Minot's Out of the Darkness Community Walk to Prevent Suicide had to be canceled last year due to the flood, but the walk will be back this year on Sept. 8, with the goal of helping people walk out of the darkness that comes from suicide loss.
The first walk done in Minot happened three years ago in 2009, but community walks have been going on for 10 years, said Rick Townsend, psychologist at Dakota Family Services, an outpatient program that provides services for adults, adolescents and children with services provided to the Dakota Boys and Girls Ranch. In 2009, Townsend said Minot's walk received the national award for outstanding first year walk and 2010 was also a success. Since last year's walk was canceled, this year's walk will be the fourth annual but the third actual event held. From past walks, the community response has been amazing, noted Townsend, with a lot of different groups getting involved.
Having a walk to prevent suicide in Minot was Townsend's idea, he said, but he's participated in walks in other places. He and his wife participated in one in Bismarck, where they first learned of the walk, and he's also participated in a walk in New York City, a 20-hour walk that goes overnight. Townsend and his wife organized a walk in Minot in 2009.
Rick Townsend, psychologist at Dakota Family Services, looks for a website on his computer in his office. Townsend is one of the coordinators of the upcoming Out of the Darkness Community Walk to Prevent Suicide, a three-mile walk for helping people with the loss of someone from suicide. The walk will take place Saturday, Sept. 8, at Roosevelt Park from 1 to 4 p.m.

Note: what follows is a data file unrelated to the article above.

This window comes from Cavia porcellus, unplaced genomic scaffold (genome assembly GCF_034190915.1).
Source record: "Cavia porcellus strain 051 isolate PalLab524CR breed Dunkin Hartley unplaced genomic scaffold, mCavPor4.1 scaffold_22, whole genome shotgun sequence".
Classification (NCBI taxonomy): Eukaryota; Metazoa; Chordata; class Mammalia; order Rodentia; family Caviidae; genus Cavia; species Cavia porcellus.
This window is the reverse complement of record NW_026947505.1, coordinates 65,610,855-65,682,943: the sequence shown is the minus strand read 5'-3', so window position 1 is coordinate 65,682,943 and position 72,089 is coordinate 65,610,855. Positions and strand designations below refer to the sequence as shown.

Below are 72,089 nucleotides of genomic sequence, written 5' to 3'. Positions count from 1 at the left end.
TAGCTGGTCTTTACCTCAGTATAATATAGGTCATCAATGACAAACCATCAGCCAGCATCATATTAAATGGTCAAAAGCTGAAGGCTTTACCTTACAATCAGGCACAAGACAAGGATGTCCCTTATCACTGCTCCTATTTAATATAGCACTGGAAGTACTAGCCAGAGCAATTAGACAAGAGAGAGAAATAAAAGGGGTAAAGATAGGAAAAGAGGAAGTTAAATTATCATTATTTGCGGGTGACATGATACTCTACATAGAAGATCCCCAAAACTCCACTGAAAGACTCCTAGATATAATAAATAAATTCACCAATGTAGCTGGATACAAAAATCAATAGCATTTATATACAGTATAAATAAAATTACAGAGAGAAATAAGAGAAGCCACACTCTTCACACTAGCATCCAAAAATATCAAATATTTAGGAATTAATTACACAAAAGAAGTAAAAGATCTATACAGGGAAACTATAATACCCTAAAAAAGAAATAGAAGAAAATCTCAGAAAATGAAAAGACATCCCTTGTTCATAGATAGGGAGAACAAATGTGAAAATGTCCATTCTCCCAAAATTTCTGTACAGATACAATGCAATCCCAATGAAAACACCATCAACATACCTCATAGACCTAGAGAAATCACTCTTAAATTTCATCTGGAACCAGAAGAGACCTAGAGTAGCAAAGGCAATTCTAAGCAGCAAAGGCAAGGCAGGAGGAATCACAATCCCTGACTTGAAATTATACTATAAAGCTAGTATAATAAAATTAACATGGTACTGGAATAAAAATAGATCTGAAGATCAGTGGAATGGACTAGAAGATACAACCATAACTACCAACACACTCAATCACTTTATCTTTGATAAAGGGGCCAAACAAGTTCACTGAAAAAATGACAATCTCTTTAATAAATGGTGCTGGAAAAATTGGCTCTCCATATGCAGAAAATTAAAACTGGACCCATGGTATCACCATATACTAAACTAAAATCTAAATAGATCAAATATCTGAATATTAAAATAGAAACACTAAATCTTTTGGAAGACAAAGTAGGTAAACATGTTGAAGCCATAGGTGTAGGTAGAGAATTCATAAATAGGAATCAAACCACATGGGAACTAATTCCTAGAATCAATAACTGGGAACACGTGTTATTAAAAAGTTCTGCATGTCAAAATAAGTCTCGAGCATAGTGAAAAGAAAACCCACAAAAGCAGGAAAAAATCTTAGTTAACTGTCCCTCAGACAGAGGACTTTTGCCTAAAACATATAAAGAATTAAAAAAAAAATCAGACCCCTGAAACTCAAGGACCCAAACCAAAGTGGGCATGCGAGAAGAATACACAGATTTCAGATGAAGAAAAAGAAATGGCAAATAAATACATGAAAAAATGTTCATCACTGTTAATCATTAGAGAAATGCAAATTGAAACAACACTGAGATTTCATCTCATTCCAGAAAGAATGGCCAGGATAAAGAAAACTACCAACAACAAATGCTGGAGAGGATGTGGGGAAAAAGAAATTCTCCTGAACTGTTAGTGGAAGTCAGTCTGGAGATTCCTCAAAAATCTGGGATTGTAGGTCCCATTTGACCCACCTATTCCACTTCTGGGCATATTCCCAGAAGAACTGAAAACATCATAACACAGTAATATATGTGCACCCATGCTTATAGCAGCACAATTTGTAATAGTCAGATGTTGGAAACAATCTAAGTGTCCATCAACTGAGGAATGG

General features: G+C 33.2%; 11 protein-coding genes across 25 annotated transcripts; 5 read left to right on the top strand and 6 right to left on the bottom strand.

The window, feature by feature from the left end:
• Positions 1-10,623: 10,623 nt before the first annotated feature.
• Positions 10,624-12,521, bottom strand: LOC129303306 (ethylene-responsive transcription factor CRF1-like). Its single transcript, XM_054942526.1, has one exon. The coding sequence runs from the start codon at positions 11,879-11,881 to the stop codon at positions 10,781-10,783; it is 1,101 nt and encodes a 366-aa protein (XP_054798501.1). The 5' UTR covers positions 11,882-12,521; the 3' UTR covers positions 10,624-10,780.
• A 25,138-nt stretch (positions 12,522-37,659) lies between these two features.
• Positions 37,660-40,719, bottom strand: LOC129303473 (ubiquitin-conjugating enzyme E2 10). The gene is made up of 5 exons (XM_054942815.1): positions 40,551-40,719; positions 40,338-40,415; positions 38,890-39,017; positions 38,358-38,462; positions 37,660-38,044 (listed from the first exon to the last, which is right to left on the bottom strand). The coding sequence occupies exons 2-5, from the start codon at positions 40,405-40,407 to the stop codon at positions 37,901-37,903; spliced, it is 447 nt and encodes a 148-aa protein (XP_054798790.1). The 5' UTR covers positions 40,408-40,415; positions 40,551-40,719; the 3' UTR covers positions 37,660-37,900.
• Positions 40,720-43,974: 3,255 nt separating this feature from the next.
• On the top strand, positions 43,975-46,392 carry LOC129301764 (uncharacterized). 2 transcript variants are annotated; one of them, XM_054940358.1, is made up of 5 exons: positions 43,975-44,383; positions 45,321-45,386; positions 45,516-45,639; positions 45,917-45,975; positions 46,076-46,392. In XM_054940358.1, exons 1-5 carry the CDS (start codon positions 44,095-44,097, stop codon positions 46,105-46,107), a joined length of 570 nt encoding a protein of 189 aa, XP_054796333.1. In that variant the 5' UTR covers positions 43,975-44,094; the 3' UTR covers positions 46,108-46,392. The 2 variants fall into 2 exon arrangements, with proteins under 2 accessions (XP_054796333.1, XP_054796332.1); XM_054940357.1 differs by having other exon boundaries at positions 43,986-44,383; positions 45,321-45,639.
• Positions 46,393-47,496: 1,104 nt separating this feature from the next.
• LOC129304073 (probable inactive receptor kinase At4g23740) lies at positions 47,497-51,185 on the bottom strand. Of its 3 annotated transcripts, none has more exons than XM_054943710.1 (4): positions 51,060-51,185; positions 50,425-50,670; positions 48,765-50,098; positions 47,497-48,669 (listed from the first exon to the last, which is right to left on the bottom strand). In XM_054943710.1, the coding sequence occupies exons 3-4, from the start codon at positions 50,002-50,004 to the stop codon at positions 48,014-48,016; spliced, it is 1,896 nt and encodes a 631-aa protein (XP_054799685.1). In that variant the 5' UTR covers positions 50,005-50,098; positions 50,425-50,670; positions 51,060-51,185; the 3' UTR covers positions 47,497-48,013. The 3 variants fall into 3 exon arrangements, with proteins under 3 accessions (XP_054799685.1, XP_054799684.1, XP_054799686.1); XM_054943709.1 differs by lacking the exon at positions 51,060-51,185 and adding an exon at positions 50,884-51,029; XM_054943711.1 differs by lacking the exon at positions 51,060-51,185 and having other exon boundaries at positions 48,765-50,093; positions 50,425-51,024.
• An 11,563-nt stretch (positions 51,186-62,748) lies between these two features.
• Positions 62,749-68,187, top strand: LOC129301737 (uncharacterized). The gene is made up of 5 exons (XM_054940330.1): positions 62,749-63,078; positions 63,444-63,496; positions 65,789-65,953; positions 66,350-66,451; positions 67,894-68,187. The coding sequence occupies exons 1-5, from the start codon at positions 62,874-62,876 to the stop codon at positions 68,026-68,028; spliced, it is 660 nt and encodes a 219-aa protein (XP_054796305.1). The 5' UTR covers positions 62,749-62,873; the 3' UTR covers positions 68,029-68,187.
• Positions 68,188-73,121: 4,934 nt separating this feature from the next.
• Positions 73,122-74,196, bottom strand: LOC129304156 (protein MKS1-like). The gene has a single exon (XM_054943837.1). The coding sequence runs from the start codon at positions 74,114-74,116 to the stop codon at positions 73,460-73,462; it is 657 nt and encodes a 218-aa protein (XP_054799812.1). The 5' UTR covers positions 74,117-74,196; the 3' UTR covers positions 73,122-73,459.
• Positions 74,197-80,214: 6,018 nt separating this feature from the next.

Townsend has some personal experience with the topic of suicide, and as a psychologist has worked with suicide in one way or another. His daughter Julie was born with a brain injury and struggled with depression. She took her life 10 years ago.
"I have firsthand experience to lose someone to suicide," Townsend said. "I've found the walks to be healing and affirming of Julie's life, and dealing with grief and healing and shame. It's been a very important thing to raise funds and to provide the kind of support to people who have experienced a loss like that."
The walk to prevent suicide follows the same basic idea and motive, but every year they do different things, Townsend said. It's difficult this year, he noted, because a lot of the coordinators lost their homes in the flood and they don't have half the people on the committee this year who were on it the last time.
"This year is more of a challenge, that's for sure," he said.
Minot's Out of the Darkness Community Walk to Prevent Suicide is scheduled for Saturday, Sept. 8, from 1 to 4 p.m. at Roosevelt Park. People involved in past years wanted the walk to be at Roosevelt Park again, Townsend said. The walk is three miles. On the other walks, they've had a rest stop at the halfway point and a nurse's station, and Townsend said they will probably do that again.